Public libraries are a universal service and pride themselves on being the most accessible local authority and cultural service, with a vital role to connect people and help build communities. This guest blog from Isobel Hunter MBE, CEO, Libraries Connected covers what libraries are doing to ensure this rings true for people with disabilities, and how they’re thinking beyond physical access to their buildings to develop a digital offer and work in communities to ensure libraries are as inclusive as possible.
In this blog I am going to talk about “libraryness” that special quality or value that binds together the incredibly diverse range of services that modern libraries deliver, some of which are also delivered by other parts of councils or other agencies. What library staff have shown is how they do not lump people together under one label or condition, but take time to consider the needs and aspirations of individuals to craft an offer and an experience that works for them. It is a proactive approach, driven by understanding of the community and user needs, and often by relationships with individual users or community groups, and often works with a complex web of specialist partners. It is bespoke, personalised, empathetic and thoughtful.
As the baseline, all libraries strive to have physically accessible buildings, and many have jumped at the chance to install Changing Places facilities. Ensuring buildings are fully accessible is often a driver in library refurbishment or in moving from picturesque Carnegie buildings into modern accommodation. All of our work to develop library practice through the Universal Offers is underpinned by the Visual Impairment and Print Impairment Promise – to ensure they are accessible to people with visual and reading impairments, and libraries have accessible websites and eLending platforms. However, they go way beyond this sort of baseline passive access, and is far more than creaking open the doors and expecting people to cross the threshold.
In West Sussex the library service created a Communication Aid Library, to support people with a range of disabilities and additional needs to access specialist services that support everyday life. As they explained “we got involved by accident when families and support groups expressed dissatisfaction with the council and local health services for failing to provide a basic device lending service – it appeared to be an open goal” Firstly, I think it’s really striking that the library service was able to have this conversation with people – that they hadn’t felt able to have with the health and other support services that should have been there to support them. We often see this with libraries – and again it’s a key element of the libraryness – that they have a very open and trusted relationship with their communities, and indeed a Mori Poll last year showed that librarians were the second most trusted profession – with a 93% trust rating just 1% behind nurses.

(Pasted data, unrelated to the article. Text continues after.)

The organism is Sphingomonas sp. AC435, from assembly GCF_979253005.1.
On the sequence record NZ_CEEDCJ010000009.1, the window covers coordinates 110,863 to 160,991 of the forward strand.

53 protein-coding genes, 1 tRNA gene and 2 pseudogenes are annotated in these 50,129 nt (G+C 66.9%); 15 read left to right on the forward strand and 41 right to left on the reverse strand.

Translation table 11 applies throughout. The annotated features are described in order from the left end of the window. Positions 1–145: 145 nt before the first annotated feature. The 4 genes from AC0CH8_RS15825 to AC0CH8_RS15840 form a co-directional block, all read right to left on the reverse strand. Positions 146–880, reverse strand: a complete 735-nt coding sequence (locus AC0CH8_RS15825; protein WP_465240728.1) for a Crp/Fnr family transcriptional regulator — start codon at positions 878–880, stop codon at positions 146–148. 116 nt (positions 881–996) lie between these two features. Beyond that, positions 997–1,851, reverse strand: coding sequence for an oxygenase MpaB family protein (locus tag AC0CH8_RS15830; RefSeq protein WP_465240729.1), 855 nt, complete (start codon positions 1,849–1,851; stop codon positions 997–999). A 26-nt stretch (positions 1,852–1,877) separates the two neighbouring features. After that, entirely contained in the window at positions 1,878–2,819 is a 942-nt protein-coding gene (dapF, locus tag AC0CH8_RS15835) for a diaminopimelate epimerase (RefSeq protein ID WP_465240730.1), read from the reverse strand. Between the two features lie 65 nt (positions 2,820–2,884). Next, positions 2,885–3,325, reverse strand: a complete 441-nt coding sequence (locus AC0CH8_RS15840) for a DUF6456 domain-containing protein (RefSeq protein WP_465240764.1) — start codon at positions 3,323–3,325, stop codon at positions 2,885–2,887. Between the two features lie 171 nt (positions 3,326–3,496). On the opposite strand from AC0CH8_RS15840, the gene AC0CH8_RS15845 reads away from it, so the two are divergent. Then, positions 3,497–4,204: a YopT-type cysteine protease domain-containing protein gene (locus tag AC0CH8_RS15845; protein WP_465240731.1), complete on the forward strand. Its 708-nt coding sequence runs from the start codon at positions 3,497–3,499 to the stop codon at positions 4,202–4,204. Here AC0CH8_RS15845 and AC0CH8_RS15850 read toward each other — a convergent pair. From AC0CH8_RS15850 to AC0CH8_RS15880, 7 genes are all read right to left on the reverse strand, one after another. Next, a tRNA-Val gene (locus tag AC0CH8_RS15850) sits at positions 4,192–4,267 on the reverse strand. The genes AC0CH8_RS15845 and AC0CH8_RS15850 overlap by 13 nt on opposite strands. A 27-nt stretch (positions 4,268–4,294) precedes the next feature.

At the core of library practice is selecting, organising and lending the best materials to meet user needs – so setting up a device lending library felt like a very natural extension of West Sussex’s traditional work. They drew on expert involvement and practical insights of speech therapists, special schools and SEND professionals to establish a collection of devices which are available from any local library in exactly the same way as any book. It’s not a case of having to travel to the central library or a depot to get what you need – in light of the added challenges many users will find over transport and mobility. And using the library card normalises the loan and does not set up a new complex lending process.